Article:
Relax on the Weekend? What a Novel Idea!

Categories: Making Time, Parenting, The Juggle


I am wiped out. Completely. So much so that, in lieu of a proper post, I’m just going to blog my Saturday for you:

1 a.m. Go to bed.

3 a.m. Get up, go to toddler’s room. Toddler is shrieking like he’s being eaten by lions, but stops and smiles the instant I enter the room and chirps, “Monnin’, Mama!” It is not morning.

3:25. a.m. Back to bed. Glance at husband, who can sleep through anything and is, in fact, doing so.

5:45 a.m. Back to toddler. Tell him that it is still not morning.

6 a.m. Back to bed.

6:30 a.m. Give up, go to toddler’s room, concede that it is, technically, morning. Change nastiest diaper on earth. Why do 20-month-old boys eat crayons, for God’s sake?

7 a.m. Take him downstairs before he wakes up the rest of the house.

7: 07 a.m. Ahhhh, coffee.

7:15 a.m. Ahhhh, more coffee.

7:20. a.m. Make breakfast. Fruit and granola and yogurt for toddler and preschooler, who I am certain will appear behind me at any moment.

7:32 a.m. Preschooler materializes by my side and stands there, silently grinning, until I notice her and jump out of my skin.

7:33 a.m. Climb back into my skin. Decide I need more coffee.

7:45 a.m. to 8:45 a.m. Destroy family room. Pat myself on the back for not turning on the TV, then kick myself after I notice the extent of the destruction.

8:46 a.m. Try to wake 10-year-old and 12-year-old for karate practice. They are not so much on board with the waking, having been up three hours past their bedtime playing “Rock Band” on the XBox-360 with their Dad who, like them and their 14-year-old sister, is still asleep.

9 a.m. Dress preschooler in the world’s tiniest karategi. Take pictures of her practicing “X low block” and “hook kick, round kick” until she refuses to perform for the camera.

9:10 a.m. Husband stumbles downstairs, thanks me for letting him sleep in (awwww), says something about how revitalizing a solid eight hours of sleep can be. I hand him the toddler and load preschooler into the car to go to karate.

9:29 a.m. Arrive on time for 9:30 class. Studio is dark and locked. Didn’t know class was cancelled.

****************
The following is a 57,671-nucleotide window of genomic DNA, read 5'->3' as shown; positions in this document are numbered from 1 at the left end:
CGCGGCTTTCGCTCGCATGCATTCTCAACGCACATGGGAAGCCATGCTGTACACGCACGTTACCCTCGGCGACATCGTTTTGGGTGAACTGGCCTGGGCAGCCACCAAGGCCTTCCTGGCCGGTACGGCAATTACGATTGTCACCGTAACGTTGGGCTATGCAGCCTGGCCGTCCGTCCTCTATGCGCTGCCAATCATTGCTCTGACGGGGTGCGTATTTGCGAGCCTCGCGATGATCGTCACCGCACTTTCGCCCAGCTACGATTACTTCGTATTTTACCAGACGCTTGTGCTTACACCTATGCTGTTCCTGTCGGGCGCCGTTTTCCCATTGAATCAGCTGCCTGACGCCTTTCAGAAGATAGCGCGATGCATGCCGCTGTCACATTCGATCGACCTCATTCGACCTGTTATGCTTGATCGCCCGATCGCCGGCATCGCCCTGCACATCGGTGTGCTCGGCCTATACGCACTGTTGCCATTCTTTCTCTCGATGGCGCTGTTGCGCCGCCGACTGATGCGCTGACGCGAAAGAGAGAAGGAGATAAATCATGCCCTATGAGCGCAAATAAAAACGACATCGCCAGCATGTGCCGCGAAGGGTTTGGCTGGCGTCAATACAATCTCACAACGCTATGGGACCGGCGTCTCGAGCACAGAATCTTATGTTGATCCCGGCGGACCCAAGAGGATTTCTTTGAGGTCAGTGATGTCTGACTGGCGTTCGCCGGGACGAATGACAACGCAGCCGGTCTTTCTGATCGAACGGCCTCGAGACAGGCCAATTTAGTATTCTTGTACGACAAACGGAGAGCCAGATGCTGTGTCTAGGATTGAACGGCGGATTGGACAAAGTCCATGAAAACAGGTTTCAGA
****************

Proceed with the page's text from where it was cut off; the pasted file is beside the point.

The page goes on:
9:30 a.m. Preschooler nearly learns a new word. I tell her what I really said was “fudge,” a word she already knows. Decide to go grocery shopping instead.

10 a.m. Preschooler practices “X low block” in produce section.

10:30 a.m. Load groceries into car ($62.78 after sales and coupons; need to make another trip later in the week), drive back to karate studio to see if it’s still locked. It is.

10:55 a.m. Arrive home. Everyone is eating breakfast. After being fine for the last hour, preschooler bursts into tears about karate having been closed, and then asks if she can eat a pile of cookies as a snack in order to “feel all better.”

11 a.m. to 6 p.m. Honestly, this part of the day is kind of a blur. My husband spent the entire weekend editing video, and I found myself wishing he’d just go to the office because it’s easier to not be annoyed by his temporary unavailability if he’s not right here in plain sight. I know I did four loads of laundry. I know I put away the groceries. I know I distributed ice pops and fed everyone lunch. I know I put the toddler down for an all-too-short nap, and that I refereed a few fights (including one that broke out after one of the big kids started lecturing the other two big kids about their previous fight) and ordered all three big kids to read in separate parts of the house because I was certain that they were going to kill one another if they stayed in the same room. I looked at my to-do list and realized that there was no way any of the freelance work on it was going to get done. I listened to the toddler imitate his older siblings and try to say “I’m bored” (”Ah-m buhd”), drew outside with sidewalk chalk, played some sort of running and kicking game using an enormous beach ball and, inexplicably, a squash racket, and then started cooking dinner while the preschooler fell asleep on the couch after insisting that she wasn’t tired. I persuaded my husband to join us for dinner, because I was sick of telling the kids he was working and shouldn’t be disturbed (and, also, because he was working at the dining table and, well, we kind of needed it for dinner).